24 Apr 2018

T 2340/12 - Experimental results and "space energy"

Key point

  • In this examination appeal, the title of the application is "A space energy implosion unit and energy amplification unit using the same". 
  • For this case, I will just refer to the EPO headnote shown below.
  • As a bit of context, the Examining Division said in the Communication of 06.11.2010, point 2.3, that the applicant tries to prove the existence of a "torsion field"  and its medical properties with a single scientific paper as evidence, "torsion field" being essentially synonymous with "space energy" in the application at issue. D3 cited by the ED was an article titled "Pseudoscience. How does it threaten science and the public?".
EPO headnote
The filing of experimental results is not to be seen as an obligation resulting from the EPC imposed on the applicant but, in contrast, as a right, recognised by the practice and the case law of the boards of appeal, providing the applicant with the opportunity to convince the examining division or board of appeal that it erred in its initial findings.


Claim 1 at issue

"1. A torsion field implosion unit comprising:
  • a planar structure (1) having a regular pentagonal shape;
  • a cubic structure (2) which is installed to be separated from an upper portion of the planar structure (1) and has a regular pentagonal pyramid shape; and
  • a separation structure (3) which separates the planar structure (1) and the cubic structure (2) from each other and has a smaller area than areas of the planar structure (1) and the cubic structure (2)."


EPO T 2340/12 - link


3. Main Request - Sufficiency of disclosure
3.1 It is, firstly, observed that the board does not understand how the torsion field or space energy are to be measured. In particular, it is not straightforward for the skilled person to identify which devices or systems could possibly be used for such measurements. Similarly, in the description (cf. paragraph [97]) reference is made to the frequency of the radiated space energy. In the absence of direct measurements of the torsion field or space energy, the board does not understand how the frequency of the radiated space energy could actually be measured.
[...] 

3.4 The appellant contested the findings of the examining division regarding the absence of proof of the effects achieved by the claimed devices. It was emphasised, in this respect, that the EPC does not contain any requirements for such experimental evidence to be provided. The appellant further questioned the competence of the examining division to require such evidence.


3.5 Article 83 EPC 1973 requires that the invention be disclosed in a manner sufficiently clear and complete for it to be carried out by the skilled person. In the case of inventions in fields of technology without any accepted theoretical or practical basis, the case law of the boards of appeal has established that the application should contain all the details of the invention required for the effect to be achieved (cf. T 541/96, point 6.2). This is the direct consequence of the fact that the skilled person will be unable to rely on common and accepted general knowledge when dealing with inventions in such fields.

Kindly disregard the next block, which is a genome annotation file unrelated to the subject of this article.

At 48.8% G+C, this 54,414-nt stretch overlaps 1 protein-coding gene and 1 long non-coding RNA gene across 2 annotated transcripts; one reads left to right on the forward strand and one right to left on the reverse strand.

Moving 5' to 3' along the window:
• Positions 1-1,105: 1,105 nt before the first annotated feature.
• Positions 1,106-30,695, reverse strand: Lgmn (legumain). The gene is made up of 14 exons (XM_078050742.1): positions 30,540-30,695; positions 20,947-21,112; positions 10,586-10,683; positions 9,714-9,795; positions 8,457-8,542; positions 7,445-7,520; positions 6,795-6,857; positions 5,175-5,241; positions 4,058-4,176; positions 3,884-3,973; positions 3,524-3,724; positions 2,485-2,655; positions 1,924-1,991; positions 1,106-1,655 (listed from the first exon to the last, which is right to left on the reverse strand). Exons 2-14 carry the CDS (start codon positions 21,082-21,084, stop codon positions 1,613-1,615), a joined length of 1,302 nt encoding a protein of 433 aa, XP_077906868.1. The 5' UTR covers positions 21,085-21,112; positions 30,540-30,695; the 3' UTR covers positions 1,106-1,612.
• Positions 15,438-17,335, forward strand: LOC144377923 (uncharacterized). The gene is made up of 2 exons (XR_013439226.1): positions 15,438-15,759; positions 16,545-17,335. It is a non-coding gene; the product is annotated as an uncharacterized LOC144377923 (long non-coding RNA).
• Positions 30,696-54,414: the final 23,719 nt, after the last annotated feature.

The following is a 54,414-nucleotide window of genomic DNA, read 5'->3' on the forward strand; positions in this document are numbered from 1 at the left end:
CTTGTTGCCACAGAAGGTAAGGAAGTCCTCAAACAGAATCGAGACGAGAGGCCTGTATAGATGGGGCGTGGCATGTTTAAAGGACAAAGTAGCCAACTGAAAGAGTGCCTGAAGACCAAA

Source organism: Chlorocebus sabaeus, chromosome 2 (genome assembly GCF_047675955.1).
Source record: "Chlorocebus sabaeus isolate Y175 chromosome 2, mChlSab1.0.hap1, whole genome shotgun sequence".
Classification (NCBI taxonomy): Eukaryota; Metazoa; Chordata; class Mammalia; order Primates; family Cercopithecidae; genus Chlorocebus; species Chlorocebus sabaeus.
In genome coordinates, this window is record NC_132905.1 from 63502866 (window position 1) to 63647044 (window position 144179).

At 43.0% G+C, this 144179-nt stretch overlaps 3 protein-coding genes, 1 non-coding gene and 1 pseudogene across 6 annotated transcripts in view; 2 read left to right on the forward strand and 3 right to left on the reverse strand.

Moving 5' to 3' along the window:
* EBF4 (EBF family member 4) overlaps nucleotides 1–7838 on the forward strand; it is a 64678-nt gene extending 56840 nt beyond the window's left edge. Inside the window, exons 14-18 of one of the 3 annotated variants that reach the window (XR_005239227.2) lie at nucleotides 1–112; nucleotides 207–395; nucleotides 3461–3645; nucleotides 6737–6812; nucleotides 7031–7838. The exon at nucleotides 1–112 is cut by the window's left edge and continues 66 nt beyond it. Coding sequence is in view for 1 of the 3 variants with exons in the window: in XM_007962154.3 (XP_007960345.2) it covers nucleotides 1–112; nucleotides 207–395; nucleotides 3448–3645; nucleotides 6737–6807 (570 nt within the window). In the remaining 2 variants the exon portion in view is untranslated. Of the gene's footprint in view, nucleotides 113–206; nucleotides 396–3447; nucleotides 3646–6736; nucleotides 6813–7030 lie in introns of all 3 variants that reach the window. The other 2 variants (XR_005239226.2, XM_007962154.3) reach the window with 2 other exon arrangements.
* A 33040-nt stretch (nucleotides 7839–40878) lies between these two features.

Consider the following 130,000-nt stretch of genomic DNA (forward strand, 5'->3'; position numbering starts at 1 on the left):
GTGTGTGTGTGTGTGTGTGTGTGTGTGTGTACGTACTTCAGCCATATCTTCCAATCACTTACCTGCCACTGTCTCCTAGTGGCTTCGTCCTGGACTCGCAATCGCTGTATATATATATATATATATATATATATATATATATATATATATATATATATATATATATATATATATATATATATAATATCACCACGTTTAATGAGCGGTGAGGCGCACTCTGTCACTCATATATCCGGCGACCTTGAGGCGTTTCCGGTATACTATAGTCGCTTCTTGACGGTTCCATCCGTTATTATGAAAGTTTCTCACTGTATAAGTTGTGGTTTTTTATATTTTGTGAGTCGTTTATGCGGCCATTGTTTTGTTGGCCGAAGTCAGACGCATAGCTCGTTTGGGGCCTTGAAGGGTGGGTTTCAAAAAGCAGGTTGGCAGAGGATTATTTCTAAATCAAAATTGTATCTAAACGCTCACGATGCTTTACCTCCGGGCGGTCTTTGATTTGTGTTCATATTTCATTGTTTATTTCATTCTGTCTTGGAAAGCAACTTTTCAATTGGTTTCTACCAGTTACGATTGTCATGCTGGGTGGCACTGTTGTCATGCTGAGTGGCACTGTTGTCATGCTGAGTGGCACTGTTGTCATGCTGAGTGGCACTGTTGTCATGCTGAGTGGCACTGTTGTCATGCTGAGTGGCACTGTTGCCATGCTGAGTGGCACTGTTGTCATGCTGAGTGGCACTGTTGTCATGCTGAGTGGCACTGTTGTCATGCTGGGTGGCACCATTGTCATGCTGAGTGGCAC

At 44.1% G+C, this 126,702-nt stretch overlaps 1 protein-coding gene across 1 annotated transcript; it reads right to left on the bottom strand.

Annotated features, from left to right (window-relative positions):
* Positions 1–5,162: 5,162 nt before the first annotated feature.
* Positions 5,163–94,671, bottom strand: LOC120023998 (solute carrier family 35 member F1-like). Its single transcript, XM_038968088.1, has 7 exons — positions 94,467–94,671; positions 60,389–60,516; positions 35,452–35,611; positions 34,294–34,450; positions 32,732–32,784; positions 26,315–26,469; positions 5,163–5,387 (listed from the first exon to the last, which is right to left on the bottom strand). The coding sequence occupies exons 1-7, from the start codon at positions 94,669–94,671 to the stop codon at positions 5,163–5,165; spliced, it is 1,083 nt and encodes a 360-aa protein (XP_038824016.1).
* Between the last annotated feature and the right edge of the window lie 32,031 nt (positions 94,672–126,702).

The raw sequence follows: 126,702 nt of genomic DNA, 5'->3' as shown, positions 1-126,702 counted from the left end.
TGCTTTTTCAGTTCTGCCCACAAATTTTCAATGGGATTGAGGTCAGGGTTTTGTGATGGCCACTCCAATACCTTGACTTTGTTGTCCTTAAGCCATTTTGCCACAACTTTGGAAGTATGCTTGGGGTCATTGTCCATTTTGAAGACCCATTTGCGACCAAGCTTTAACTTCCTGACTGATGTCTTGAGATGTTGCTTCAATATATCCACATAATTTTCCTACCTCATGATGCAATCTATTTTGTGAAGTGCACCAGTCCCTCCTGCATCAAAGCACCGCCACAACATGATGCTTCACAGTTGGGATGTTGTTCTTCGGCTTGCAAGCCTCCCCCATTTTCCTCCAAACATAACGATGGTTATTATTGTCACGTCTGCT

Concerning the burden of the proof, the following should be noted. It is not contested that it is for the organ raising the objection of lack of sufficiency to justify its view. It is, therefore, in ex-parte proceedings, up to the examining division or the board of appeal to substantiate the objection raised. A different approach would be tantamount to incorporate further conditions for the grant of a patent for which no legal support can be found in the EPC. Such objection should rely on concrete and verifiable knowledge or facts that question the reality of the effects provided for by the claimed invention. The lack of credibility may result, for example, from a conflict with established laws of physics or merely because the nature or intensity of the effects relied upon may appear rather "surprising" in view of what is generally achieved by the prior art.
It is then for the applicant/appellant to provide the arguments or evidence that convince the examining division or board to change its position. This may be achieved, for example, by way of a plausible theoretical explanation of the phenomena involved, or by providing results from experimentation or simulation. Reference is made, in this respect, to decision T 1842/06 (cf. point 3) of the present Board (in a different composition) where similar issues were discussed.
There is no provision in the EPC according to which the grant of a patent depends on the filing by the applicant of evidence that the claimed invention performs satisfactorily in the form of results of experimentation. It follows that the filing of such results is not to be seen as an obligation imposed on the applicant but, in contrast, as a right, recognised by the practice and the case law of the boards of appeal, providing the applicant with the opportunity to convince the examining division or board of appeal that it erred in its initial findings.

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